Path to a cookie text file read/written by hangups.get_auth_stdin().

read (bool):

True (default) to update conversation watermarks on every message, thus marking each message as read once processed.

The cookie file is used by hangups to store the access token. If the file doesn’t exist or is invalid, you will be prompted for Google account credentials at startup. You can generate a new cookie file manually by interacting with hangups directly:

$ python -m hangups.auth

This will generate a cookie file called refresh_token.txt in the current directory.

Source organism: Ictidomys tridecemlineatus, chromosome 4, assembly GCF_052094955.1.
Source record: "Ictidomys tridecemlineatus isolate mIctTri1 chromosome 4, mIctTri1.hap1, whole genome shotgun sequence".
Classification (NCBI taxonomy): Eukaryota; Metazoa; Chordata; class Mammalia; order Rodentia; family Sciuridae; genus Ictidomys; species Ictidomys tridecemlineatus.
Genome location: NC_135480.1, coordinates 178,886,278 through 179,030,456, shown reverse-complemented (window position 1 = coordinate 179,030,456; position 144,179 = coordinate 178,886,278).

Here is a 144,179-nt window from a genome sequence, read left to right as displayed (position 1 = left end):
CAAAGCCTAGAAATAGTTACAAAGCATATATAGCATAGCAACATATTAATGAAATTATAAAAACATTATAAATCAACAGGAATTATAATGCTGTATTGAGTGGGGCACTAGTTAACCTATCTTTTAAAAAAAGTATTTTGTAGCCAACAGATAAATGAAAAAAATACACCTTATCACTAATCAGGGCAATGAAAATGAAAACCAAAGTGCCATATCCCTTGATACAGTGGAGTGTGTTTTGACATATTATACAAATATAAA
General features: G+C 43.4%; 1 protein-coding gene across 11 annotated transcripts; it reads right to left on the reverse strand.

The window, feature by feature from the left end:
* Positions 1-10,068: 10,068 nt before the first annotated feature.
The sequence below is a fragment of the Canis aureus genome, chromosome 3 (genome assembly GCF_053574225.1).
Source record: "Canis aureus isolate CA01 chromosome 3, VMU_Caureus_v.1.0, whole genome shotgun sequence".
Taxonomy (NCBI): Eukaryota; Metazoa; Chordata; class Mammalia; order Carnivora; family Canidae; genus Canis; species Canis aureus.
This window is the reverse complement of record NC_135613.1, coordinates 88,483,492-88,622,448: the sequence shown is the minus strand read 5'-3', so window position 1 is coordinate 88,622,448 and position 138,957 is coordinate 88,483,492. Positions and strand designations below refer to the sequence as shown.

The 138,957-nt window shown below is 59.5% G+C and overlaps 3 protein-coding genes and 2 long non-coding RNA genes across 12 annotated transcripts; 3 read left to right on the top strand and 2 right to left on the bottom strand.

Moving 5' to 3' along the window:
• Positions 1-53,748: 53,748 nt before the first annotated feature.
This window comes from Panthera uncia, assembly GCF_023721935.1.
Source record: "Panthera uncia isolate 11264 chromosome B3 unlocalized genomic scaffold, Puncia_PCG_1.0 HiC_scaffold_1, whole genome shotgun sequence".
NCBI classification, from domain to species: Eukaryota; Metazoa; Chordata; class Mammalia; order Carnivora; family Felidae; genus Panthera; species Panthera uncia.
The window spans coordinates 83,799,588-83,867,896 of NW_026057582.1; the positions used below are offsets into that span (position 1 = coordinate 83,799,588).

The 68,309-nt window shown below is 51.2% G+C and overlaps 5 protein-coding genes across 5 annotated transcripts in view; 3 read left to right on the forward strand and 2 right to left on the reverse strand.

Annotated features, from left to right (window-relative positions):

Path: immp.plug.irc.IRCPlug

Connect to an IRC server.


host (str):

Hostname of the server.

port (int):

Non-SSL port of the server.

ssl (bool):

Whether to connect using SSL.

password (str):

Optional password required for the server.

nick (str):

Primary nick for the bot user.

real-name (str):

Real name, as displayed in WHO queries.

perform (str list):

List of raw IRC lines to send during the initial connection (after NICK and USER). Only applies to the main plug user, not puppets.

quit (str):

Quit message, sent as part of disconnection from the server.

accept-invites (bool):

True to auto-join channels when an INVITE is received.

colour-nicks (bool):

True to apply IRC colour formatting to nicks when including author names in messages (i.e. when not using puppets).

quote-reply-to (bool):

True to include a snippet of the parent message, when the incoming one is a reply.

puppet (bool):